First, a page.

Early socialist movements used these autarkic efforts to build their base with institutions like the Bourse de travail, socialist canteens and food assistance. These played a major role in securing workers' loyalty and building those parties into increasingly powerful institutions (especially in Europe) throughout the late 19th and early 20th-centuries. Through these cooperatives,[33] "workers bought Socialist bread and Socialist shoes, drank Socialist beer, arranged for Socialist vacations and obtained a Socialist education."

Local and regional farming autarkies in many areas of Africa and Southeast Asia were displaced[34] by European colonial administrations in the late 19th and early 20th centuries, who sought to push smallholder villages into larger plantations that, while less productive, they could more easily control. The self-sufficient communities and societies ended by colonialism were later cited as a useful example by African anarchists[35] in the late 20th century.

Communist movements embraced or dismissed autarky as a goal at different times. In her survey of anarchism in the late 1800s, Voltairine De Cleyre summarized[36] the autarkic goals of early anarchist socialists and communists as "small, independent, self-resourceful, freely-operating communes." Peter Kropotkin in particular advocated local and regional autarky[37] integrating agriculture and industry, instead of the international division of labor. His work repeatedly held up communities "that needed neither aid or protection from without" as a more resilient model.[38]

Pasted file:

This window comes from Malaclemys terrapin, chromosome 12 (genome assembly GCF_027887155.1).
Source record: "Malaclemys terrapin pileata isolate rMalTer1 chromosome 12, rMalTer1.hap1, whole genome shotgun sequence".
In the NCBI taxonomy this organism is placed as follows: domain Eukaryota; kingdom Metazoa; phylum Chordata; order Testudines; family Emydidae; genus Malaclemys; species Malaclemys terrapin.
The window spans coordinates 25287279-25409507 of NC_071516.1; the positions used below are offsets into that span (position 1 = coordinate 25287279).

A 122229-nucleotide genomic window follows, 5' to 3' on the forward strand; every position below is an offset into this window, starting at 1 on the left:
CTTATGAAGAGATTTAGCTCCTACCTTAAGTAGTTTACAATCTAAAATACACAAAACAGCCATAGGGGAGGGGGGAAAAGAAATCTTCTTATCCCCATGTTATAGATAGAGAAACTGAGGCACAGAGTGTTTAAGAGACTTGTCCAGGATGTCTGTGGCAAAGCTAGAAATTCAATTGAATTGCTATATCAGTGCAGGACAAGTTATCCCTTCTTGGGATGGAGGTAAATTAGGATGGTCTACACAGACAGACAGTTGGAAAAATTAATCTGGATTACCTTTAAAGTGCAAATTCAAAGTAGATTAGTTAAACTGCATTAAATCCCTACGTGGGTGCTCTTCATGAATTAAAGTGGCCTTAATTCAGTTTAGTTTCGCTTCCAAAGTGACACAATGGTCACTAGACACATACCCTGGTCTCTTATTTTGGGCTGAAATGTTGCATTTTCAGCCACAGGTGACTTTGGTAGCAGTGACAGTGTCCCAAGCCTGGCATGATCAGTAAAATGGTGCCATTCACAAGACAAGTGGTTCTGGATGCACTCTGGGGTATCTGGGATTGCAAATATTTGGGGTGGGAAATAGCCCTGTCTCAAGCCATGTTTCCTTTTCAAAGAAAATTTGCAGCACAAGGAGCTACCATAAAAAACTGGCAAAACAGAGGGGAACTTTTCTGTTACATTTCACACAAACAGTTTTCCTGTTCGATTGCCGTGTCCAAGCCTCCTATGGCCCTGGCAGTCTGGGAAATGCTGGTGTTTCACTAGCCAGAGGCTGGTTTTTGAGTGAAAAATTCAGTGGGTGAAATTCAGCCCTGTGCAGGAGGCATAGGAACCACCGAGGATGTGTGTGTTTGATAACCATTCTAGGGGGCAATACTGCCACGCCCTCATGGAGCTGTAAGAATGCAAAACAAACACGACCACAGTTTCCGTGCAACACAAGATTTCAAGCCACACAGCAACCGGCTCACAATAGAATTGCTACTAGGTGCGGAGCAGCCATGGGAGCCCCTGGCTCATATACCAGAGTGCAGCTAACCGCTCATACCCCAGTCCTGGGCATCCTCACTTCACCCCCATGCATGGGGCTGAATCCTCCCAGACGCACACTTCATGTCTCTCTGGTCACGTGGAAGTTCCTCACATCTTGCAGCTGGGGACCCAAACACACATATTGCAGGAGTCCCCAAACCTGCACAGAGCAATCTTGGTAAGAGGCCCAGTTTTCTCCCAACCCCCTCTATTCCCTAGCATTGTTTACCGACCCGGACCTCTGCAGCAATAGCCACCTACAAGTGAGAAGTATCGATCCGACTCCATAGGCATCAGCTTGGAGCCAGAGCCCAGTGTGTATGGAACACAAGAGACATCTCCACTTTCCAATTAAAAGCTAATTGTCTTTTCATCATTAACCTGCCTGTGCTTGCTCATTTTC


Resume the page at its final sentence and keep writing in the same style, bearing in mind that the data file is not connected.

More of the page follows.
Some socialist communities like Charles Fourier's phalansteres strove for self-sufficiency. The early USSR in the Russian Civil War strove for a self-sufficient economy[39] with War Communism, but later pursued international trade vigorously under the New Economic Policy. However, while the Soviet government during the latter period encouraged international trade, it also permitted and even encouraged[40] local autarkies in many peasant villages.

Sometimes leftist groups clashed over autarkic projects. During the Spanish Civil War, the anarcho-syndicalist CNT and the socialist UGT had created economic cooperatives in the Levante that they claimed[41] were "managing the economic life of the region independent of the government." But communist factions responded by cracking down on these cooperatives in an attempt to place economic control back in the hands of the central government.